Traffic Ticket Surcharges Drive New Yorker to File Class Action Lawsuit
When New Yorker Bernard Weitz was fined $115 for parking too close to a fire hydrant, he paid the fine rather than contest it. But when he noticed his bill included a $10 surcharge, he was furious. Last month, Weitz filed a $5oo million class action lawsuit against the city claiming the penalties are illegal, and also seeking injunctive relief.
According to the complaint, Weitz paid his traffic fine in full, plus a $2 credit card fee, for a total of $127, on Nov. 10. He cited New York Vehicle and Traffic Law § 237(2), and said that the additional fees pushed his fine over the legal limit. Vehicle and Traffic Law § 237(2) states that “(i) in a city with a population of one million or more, violations committed in spaces where stopping or standing is prohibited for which monetary penalties shall not exceed one hundred dollars…..”
According to Chicago lawyer JillRose Quinn, there are many reasons citizens challenge traffic tickets, not least of which is to prevent their insurance rates from increasing. “When clients come to me with traffic violations, it is typically their third ticket and they are concerned about getting a conviction that will suspend their license.” She notes that even if a trial is lost, the loss can’t be used against a person for insurance purposes whereas a guilty plea or verdict can.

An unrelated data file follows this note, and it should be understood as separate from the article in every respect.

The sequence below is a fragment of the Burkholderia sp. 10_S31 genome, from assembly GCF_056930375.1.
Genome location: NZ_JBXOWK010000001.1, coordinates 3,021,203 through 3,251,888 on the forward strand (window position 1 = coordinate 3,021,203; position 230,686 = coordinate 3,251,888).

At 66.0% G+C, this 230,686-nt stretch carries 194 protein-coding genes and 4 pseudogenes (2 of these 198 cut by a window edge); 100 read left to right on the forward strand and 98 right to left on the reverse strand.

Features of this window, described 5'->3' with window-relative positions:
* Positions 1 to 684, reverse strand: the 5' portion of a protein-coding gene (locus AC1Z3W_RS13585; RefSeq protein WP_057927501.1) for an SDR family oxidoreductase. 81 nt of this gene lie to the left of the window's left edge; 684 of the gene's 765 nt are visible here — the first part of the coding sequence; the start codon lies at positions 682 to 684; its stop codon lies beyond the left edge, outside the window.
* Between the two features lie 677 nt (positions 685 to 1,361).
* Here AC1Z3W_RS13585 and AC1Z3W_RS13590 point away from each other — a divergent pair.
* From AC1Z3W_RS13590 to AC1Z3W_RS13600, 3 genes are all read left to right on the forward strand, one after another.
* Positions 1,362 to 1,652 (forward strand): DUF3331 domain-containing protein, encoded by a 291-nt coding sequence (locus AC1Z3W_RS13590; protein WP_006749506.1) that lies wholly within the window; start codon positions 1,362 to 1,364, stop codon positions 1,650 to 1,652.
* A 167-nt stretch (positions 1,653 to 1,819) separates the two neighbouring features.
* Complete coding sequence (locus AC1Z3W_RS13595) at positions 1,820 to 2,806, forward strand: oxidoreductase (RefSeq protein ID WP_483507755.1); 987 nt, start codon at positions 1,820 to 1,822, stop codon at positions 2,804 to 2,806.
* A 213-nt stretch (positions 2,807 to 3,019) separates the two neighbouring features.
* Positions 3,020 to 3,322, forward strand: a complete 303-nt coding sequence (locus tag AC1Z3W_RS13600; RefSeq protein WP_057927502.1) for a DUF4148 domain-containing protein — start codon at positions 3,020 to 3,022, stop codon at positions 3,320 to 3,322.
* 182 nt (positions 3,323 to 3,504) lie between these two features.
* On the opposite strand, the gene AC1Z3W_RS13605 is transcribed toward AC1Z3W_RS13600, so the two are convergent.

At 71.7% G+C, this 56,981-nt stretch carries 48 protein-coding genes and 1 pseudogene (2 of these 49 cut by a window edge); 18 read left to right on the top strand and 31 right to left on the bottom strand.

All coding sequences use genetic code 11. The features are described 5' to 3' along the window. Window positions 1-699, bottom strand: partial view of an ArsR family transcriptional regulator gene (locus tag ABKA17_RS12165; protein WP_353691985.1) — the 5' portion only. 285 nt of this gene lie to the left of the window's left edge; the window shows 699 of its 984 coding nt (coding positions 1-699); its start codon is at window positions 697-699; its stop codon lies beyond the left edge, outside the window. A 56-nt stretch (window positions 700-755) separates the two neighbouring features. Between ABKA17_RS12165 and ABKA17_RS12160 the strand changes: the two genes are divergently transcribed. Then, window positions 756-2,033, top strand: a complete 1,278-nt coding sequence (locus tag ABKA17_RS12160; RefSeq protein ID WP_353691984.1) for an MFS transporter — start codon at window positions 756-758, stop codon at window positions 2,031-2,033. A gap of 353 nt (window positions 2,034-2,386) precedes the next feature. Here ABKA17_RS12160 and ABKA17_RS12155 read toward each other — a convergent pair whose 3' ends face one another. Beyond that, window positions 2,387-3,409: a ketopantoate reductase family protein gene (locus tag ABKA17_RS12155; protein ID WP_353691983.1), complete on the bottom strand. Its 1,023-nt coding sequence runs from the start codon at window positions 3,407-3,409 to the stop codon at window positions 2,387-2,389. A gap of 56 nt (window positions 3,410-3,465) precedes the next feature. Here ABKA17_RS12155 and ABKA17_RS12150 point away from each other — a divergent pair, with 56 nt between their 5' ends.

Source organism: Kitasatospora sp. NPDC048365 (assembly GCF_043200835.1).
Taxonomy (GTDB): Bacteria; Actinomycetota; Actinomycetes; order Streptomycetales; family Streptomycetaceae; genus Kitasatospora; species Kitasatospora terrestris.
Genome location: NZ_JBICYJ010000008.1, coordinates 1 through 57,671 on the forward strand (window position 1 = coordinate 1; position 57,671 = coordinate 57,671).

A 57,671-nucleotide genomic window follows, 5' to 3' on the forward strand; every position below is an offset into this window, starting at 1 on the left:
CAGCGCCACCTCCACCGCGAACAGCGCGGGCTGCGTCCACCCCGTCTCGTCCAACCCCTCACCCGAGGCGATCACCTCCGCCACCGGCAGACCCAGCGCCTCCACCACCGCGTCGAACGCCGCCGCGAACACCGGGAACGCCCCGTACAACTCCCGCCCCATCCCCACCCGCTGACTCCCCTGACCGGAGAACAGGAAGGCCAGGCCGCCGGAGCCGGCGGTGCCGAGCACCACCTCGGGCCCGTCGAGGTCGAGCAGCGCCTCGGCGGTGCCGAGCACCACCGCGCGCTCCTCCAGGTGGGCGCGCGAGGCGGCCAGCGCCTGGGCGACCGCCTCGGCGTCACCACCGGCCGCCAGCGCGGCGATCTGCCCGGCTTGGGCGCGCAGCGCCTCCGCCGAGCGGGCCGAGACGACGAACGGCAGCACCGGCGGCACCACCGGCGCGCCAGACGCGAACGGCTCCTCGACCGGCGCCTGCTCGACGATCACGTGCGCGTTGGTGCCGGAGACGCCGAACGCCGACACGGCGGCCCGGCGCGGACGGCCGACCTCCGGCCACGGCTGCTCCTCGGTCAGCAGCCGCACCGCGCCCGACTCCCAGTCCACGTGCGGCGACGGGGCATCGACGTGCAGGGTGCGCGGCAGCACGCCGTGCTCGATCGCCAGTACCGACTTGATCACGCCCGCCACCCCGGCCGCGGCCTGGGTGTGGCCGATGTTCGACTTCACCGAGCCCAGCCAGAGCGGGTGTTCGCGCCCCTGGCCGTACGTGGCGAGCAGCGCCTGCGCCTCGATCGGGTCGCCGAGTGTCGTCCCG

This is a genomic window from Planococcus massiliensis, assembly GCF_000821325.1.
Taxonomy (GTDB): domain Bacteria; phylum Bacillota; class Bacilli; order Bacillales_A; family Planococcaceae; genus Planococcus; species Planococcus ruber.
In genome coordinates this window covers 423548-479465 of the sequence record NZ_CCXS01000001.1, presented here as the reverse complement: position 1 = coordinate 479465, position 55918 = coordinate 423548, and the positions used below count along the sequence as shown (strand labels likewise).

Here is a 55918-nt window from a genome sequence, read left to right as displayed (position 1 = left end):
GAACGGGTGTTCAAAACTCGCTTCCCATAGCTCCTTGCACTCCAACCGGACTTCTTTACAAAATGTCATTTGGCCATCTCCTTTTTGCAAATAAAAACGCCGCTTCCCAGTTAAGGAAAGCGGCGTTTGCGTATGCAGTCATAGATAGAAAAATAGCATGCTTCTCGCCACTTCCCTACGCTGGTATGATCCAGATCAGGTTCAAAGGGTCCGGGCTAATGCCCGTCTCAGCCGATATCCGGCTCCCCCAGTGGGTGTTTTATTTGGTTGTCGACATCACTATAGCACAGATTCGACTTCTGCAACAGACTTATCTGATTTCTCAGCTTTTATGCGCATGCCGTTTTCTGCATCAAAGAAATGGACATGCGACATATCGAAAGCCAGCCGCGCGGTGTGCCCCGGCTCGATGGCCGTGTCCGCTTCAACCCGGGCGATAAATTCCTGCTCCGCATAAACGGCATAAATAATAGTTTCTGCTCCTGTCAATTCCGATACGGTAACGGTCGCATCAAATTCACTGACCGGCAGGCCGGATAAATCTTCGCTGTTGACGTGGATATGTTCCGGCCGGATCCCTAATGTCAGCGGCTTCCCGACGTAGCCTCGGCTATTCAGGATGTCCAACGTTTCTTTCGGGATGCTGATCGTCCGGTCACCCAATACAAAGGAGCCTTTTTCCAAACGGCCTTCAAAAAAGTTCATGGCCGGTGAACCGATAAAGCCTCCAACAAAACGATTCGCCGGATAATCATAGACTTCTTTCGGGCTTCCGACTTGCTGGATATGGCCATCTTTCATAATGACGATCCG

In the New York case, Quinn has one suggestion for plaintiff Weitz. “Pay the parking ticket and walk away. (Mr. Weitz) may feel vindicated somehow by filing a class action but he is unlikely to get much out of it. Sometimes things are just unfair like a parking ticket but that doesn’t mean the law has redress available to you.”
Quinn has met a number of clients intent on receiving personal justice from the legal system. “I have to tell them that personal justice is not what the legal system metes out. Then I tell them that when I get frustrated I go for a run and that might be more productive for them than filing a lawsuit,” she says.